People of The River & Riding The Sigatoka …

Wind whipping your hair around, adrenaline pumping through your veins and fresh water spraying your face…what could all this add up too? A river safari of course!
Today we took a LOONG drive – are we getting tired of driving long distances day after day? Yes. Was this adventure worth the drive? YES!

It took a little under and hour and a half to drive from Nadi to Sigatoka. We learned on our drive that the Sigatoka river is the longest river in Fiji reaching to nearly the very farthest Northern point of Viti Levu to flowing out to the sea just past the town of Sigatoka. 20151010_125632.MOV.00_00_33_24.Still001

Sometimes traveling with a little one can raise extra mommy concerns. Even though this is a high energy and fast boat I was assured that they had babies on board as young as a year old. So knowing Harmony and her adrenaline junkie self she would be just find after we got her life vest strapped down to her size.

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Traveling up the river was amazing! Having spent a little time in small boats when I was in the Navy I found myself smiling relating my experience in the Navy to now. This boat however is VERY different from the Navy RHIBs I used to ride around in. First of all this boat was specifically designed to be on the Sigatoka river, due to major changes in the rise and fall of the water levels these vessels were designed to be able in as little as six inches of water!

Our ride up the river was also very picturesque but more than that it was an eye opener and informative. Our Captain, Captain Jack (yes I chuckled when I heard his name), would make stops along the river where he would (not even kidding you) pull right up on the bank and give us a history about the river, the people, languages, schools, I mean the list goes on and on for the amount of information that we got on our ride. When Capt. Jack wasn’t giving us a history lesson we would be zipping past the “people of the river”.

This isn’t what their actual nickname is but it is a perfect way to describe them. It was a hot and muggy day and you’d see moms washing clothes against the shallow and smooth rocks while their naked babies were cooling off in the river. Teenagers were taking a break from tending the fields to water their horses (the horses by the way NEVER FLINCHED as the boats were whipping around corners…that’s amazing!), but you could clearly see that these people’s lives revolved around this great river. PAH_3787

Once we arrived at the village the ladies had to put on the sarongs we were given at the shop, per tradition, women aren’t permitted to show their knees or legs if they are wearing tight pants or shorts. It was a hot and sweaty 15 minute walk up to the entrance of the village where our guide greeted us with a loud and proud BULA!  PAH_3800

As most of our tours, we were first taken to the Chief’s hut for the traditional offering (sevusevu) of the Kava (Yaqona) ceremony to welcome us into the village. Though there was something, an atmosphere, about this ceremony that was more authentic than the other tours we’ve taken. Usually, it was one or two men from the village welcoming us, but every man in the village. They asked us individually where we were from and what was our occupation, if you were a woman you were also asked to state who was your man or if you were available. PAH_3869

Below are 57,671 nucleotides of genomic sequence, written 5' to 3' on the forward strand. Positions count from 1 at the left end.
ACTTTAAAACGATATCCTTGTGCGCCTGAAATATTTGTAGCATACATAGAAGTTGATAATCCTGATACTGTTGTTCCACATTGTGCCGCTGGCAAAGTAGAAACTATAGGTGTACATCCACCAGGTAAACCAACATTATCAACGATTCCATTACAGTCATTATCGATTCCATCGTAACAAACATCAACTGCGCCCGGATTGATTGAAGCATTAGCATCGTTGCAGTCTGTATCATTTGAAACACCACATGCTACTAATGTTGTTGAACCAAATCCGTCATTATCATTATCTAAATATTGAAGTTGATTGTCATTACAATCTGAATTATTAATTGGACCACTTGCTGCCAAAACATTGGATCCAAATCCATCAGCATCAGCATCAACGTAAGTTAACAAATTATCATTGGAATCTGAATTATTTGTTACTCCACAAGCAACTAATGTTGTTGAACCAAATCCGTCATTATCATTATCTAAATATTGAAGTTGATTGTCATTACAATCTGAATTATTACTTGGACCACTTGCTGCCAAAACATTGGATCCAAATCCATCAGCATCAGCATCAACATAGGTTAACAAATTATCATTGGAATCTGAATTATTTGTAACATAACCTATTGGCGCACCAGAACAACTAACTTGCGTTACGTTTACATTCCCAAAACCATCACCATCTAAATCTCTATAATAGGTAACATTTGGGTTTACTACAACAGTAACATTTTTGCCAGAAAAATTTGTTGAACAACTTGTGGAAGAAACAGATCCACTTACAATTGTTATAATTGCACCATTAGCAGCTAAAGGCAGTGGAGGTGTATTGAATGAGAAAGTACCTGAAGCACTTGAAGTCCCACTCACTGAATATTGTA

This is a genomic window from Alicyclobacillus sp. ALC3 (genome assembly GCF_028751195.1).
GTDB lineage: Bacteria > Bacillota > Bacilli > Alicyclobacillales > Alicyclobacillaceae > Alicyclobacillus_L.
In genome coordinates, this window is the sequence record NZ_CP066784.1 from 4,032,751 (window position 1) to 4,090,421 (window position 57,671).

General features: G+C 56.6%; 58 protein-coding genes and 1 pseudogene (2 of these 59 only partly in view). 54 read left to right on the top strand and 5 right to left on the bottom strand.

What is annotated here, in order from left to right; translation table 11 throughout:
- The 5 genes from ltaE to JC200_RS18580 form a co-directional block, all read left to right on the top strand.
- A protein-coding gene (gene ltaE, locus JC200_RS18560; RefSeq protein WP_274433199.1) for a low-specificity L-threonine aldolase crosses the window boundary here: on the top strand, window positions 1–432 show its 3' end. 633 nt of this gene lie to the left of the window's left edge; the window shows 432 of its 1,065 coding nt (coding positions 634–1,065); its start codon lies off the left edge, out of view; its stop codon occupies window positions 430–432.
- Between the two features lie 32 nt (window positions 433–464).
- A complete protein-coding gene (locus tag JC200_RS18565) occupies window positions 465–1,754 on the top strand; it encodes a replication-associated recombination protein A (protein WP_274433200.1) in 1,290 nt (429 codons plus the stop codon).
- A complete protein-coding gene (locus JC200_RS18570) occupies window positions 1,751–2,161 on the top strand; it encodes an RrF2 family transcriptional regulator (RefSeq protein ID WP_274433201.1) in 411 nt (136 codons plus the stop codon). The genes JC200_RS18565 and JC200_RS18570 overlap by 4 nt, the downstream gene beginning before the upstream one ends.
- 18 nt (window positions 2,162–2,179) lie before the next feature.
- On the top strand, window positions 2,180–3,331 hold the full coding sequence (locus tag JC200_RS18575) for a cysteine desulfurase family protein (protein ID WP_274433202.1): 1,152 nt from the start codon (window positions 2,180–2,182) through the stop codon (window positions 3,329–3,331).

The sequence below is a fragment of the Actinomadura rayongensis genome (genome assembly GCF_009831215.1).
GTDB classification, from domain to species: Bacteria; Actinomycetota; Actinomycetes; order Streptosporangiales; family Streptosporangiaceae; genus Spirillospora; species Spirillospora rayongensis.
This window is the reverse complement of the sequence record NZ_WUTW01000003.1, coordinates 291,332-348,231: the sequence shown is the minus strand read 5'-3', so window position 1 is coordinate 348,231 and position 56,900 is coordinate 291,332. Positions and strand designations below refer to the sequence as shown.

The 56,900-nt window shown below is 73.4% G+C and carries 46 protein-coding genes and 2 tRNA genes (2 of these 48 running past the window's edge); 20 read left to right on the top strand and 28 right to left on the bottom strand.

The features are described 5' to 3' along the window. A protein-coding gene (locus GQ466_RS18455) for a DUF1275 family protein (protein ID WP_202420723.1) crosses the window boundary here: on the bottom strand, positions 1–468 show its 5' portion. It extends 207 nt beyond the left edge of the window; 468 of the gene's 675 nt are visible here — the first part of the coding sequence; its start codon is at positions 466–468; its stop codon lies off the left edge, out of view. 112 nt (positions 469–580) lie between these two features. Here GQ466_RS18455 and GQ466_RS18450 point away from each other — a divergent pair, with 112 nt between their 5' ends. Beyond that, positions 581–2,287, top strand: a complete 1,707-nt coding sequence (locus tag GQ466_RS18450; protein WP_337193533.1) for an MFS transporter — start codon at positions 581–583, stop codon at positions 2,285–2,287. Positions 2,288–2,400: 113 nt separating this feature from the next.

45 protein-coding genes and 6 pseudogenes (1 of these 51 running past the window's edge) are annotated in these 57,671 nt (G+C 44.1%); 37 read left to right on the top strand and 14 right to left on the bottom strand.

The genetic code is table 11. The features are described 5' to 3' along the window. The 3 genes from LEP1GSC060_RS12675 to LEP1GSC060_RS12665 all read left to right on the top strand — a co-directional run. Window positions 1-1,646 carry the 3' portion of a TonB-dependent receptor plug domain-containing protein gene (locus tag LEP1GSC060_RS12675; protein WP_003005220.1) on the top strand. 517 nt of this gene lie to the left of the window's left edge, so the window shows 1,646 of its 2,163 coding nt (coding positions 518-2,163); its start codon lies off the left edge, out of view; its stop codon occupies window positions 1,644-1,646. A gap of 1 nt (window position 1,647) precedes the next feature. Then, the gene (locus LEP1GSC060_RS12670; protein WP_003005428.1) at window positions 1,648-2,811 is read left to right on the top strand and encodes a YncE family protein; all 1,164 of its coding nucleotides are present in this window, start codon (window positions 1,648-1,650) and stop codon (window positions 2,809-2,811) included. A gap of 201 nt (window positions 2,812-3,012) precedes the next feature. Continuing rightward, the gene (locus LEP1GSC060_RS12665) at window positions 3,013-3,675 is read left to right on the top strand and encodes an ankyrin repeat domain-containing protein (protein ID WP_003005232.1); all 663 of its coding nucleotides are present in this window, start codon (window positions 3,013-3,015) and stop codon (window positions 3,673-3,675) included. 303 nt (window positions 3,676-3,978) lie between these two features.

Everything about our experience in the village felt REAL. It wasn’t just a show being put on like we had seen on a few other tours we had taken, the women were doing their daily chores and not waiting for us to leave so they could continue on with their lives. PAH_3837The children were siting closely with their mothers or being passed around if they were being fussy, “it takes a village”, I really believe that that phrase was coined because a missionary came to Fiji, saw how these villages operated and went back home and said “well it takes a village to raise a baby” and from then on it stuck. I have no idea if that is true but it would make sense to me, everyone is involved with everyone’s lives here. No one family stands alone but the entire village works as a single entity. PAH_3817

We were served an AMAZING lunch, that is something I will greatly miss when I return home is the flavors and the FOOD! Oh yum! After lunch, it was almost like a Medieval Court, the minstrels struck up in song and everyone in the village grabbed a partner to dance! Everyone but me and Harmony in my family got nabbed a few times, which made me laugh. PAH_3891

I can never get over how happy it makes my heart to see how Harmony is welcomed in other countries and cultures. She almost a celebrity when we travel, EVERYONE loves babies, but sometimes it is more than that, seeing the women and children in the villages interact with her – you can see where they were loving her as if she were one of their own. I could keep gushing on about this particular tour but after lunch, singing, kava, dancing and being given lei that was handmade by one woman in the village during our lunch (to ensure the flowers were at their freshest and prettiest states) it was time to head back to the boats. PAH_3959

Our ride back to the jetty was much shorter this time but on our way back we were promised that part of the fun of these boats is their ability to maneuver, what did this mean for us? 180 degree, Tokyo drift style turns that would ensure – no matter where you sat – you were in the splash zone! If you ever find yourself in Fiji this is a tour I would HIGHLY recommend. It was fun, interactive and informative all at the same time!

One more grand adventure before it is time to sing Isa Lei to Fiji…

Traveling Photographer Out!

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